Standardize the date formats in your data

One of the things that I see sometimes is that web forms cause unstandardized data in your database. For example, text fields in web forms do not have a native way to specify the type of the data. So what if you have a field that is supposed to be a date? For example the birthdate of your web users? A lot of web applications are not performing real validations of the format and content of the data entered into such fields. I think this typically occurs because it was not thought of as important at the time of designing the initial web page. But maybe it will become important at a point in time if eg. you want to analyze the age groups of your users! The trouble is that later on in the applications lifecycle, a state of unchangeability enters because you're stuck with a bunch of unstandardized data that you cannot conform to a new standardized data format. This is because you will have a lot of different date formats represented. For example:

  • 2011-10-30
  • 20111030
  • 30th of October, 2011
  • 30/10/11
And maybe some even more exotic ones...
In this blog entry I will show you how to solve that migration issue with the use of DataCleaner.

1. Date mask matching
The first thing we should do is to analyze which date patterns are present in the data. To do this you need to combine two components: The Date mask matcher and the Boolean analyzer. Here are the steps involved.
  1. First set up you datastore in the welcome screen of DataCleaner.
  2. Click the "Analyze!" button to begin composing your job.
  3. In the tree to the left, select the columns of interest - in our example at least the birthdate column.
  4. Click "Add transformer -> Matching and standardization -> Date mask matcher".
Your screen will now look something like this:
In the middle of the screen you see a list of date masks. Each of these produce a boolean output column (seen below). The idea of the Date mask matcher is that it creates the boolean columns so that you can even assert if a particular date is parseable by using several date masks. That's because a single date string like "080910" can be understood in many ways!

2. Analyzing matches
Moving on, we want to see how well our dates match against the date masks. Since all the matches are now stored in boolean columns, we can apply the Boolean analyzer. Here are the steps involved:
  1. Click "Add analyzer -> Boolean analyzer".
  2. Make sure all the transformed boolean columns are checked.
  3. Click the "Run analysis" button.
  4. Wait for the analysis to run.
Your screen will now contain an analysis result like this:
The result has two parts: The Column statistics and the Frequency of combinations.
In the column statistics you can see how much individual date masks have been matched. In our example we can see that 4 of our date masks (no. 2, 3, 5 and 6) are not matched at all, so we may consider removing them from the Date mask matcher.
In the frequency of combinations we get a view of the rows and which match combinations are frequent and less frequent. The most frequent combination is that our date mask no. 1 is the only valid mask. The second most frequent combination (Combination 1) is that none of the date masks apply. If you click the green arrow to the right of the combination you will see which records fall into that category. In our example that looks like this:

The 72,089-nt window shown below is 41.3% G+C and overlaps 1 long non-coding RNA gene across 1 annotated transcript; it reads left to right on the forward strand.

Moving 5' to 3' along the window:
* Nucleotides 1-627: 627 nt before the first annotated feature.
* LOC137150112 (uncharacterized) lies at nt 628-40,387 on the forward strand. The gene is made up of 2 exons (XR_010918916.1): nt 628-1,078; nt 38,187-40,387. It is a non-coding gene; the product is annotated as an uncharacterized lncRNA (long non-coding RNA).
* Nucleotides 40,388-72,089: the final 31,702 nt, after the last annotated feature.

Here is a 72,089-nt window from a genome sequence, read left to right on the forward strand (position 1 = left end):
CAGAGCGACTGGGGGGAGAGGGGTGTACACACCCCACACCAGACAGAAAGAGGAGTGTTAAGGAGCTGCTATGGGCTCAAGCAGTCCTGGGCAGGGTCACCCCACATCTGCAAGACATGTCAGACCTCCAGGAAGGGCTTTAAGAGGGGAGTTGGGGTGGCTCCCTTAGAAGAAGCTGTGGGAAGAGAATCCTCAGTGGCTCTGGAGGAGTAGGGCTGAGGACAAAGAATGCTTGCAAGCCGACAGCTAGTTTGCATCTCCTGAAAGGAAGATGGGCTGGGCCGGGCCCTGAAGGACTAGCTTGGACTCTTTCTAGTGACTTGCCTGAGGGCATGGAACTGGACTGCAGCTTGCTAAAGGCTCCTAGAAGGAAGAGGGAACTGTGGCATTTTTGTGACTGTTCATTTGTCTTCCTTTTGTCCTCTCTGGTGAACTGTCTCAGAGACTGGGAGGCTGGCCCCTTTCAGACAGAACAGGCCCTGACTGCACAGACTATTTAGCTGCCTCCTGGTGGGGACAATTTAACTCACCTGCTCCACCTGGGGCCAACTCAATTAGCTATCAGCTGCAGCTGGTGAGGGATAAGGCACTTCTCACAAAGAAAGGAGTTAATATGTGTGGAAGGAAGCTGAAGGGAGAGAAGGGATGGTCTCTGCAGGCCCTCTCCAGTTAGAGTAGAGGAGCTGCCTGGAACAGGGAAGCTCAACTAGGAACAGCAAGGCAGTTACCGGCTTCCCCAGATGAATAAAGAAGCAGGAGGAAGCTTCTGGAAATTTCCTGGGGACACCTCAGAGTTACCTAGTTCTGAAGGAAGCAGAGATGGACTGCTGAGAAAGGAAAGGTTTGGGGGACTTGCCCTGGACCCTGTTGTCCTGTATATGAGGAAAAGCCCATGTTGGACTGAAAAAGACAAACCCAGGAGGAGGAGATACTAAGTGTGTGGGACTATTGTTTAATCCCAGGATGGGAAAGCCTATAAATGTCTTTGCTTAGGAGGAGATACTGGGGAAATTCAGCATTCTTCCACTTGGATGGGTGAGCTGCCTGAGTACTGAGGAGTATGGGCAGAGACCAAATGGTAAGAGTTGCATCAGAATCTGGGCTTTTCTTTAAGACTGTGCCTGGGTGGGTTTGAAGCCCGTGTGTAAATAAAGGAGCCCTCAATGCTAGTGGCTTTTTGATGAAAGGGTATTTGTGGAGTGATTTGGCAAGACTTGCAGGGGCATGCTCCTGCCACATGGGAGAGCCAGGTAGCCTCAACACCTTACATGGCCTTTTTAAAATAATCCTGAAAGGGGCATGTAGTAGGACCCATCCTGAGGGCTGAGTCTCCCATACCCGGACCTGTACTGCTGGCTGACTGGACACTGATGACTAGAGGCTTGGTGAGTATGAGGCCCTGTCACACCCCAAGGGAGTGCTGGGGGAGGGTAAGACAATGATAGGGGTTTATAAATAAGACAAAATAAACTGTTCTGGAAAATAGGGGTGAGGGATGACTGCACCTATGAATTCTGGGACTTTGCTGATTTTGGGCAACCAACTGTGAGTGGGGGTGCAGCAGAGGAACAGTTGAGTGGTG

This gives us a good hint about which date masks we need to add to our date mask matcher.
The "1982.03.21" date is a simple case - we should simply create a date mask like this: YYYY.MM.dd
The "11th of march, 1982" date is a bit more complex. We need to allow the date mask to have a literal string part (the "th of" part) and it needs to recognize the month by name ("march"), not by number. Fortunately this is still possible, the date mask looks like this: dd'th of' MMMMM, YYYY

3. Converting to dates
While we could continue to refine the analysis, this is a blog, not a reference manual and I want to cut to the chase - the actual migration to standardized dates!
So let us look at how you can convert your date strings to actual date fields which you can then choose to format using a standardized format. To do this, click "Add transformer -> Conversion -> Convert to date". You will now see a configuration panel like this:
In here you also see a list of example date masks. Click the plus-button to add additional date masks to convert by. The converter will try from the top to convert if it can, so in case you have cases like "091011" then you have to make your choice here (I would recommend based on your analysis).
We add the few masks that are relevant for our example:
And we verify that there are no immediate unrecognized dates, by clicking the "Preview data" button:
If a date is not recognized and converted, then the output column will have a null instead of a date. Therefore a good practice would be to look for null values and eg. save them to an error handling file. To do this, here's what we do:
  1. Go to the Filters tab.
  2. Click "Add filter -> Not null".
  3. Select only your converted column (in our example "birthdate (as date)").
  4. Click "INVALID -> Write to CSV file".
  5. Select the desired columns for the error handling file.
  6. Optionally right click the "Write to CSV file" tab and select "Rename component" to give it a name like "write errors".
  7. Go back to the Filters tab and click the VALID button to write the valid records to a CSV file or a spreadsheet.
After these steps, you should be able to inspect your job flow by clicking the Visualize button:
Now your date standardization job is ready to run again and again to enforce standardized dates!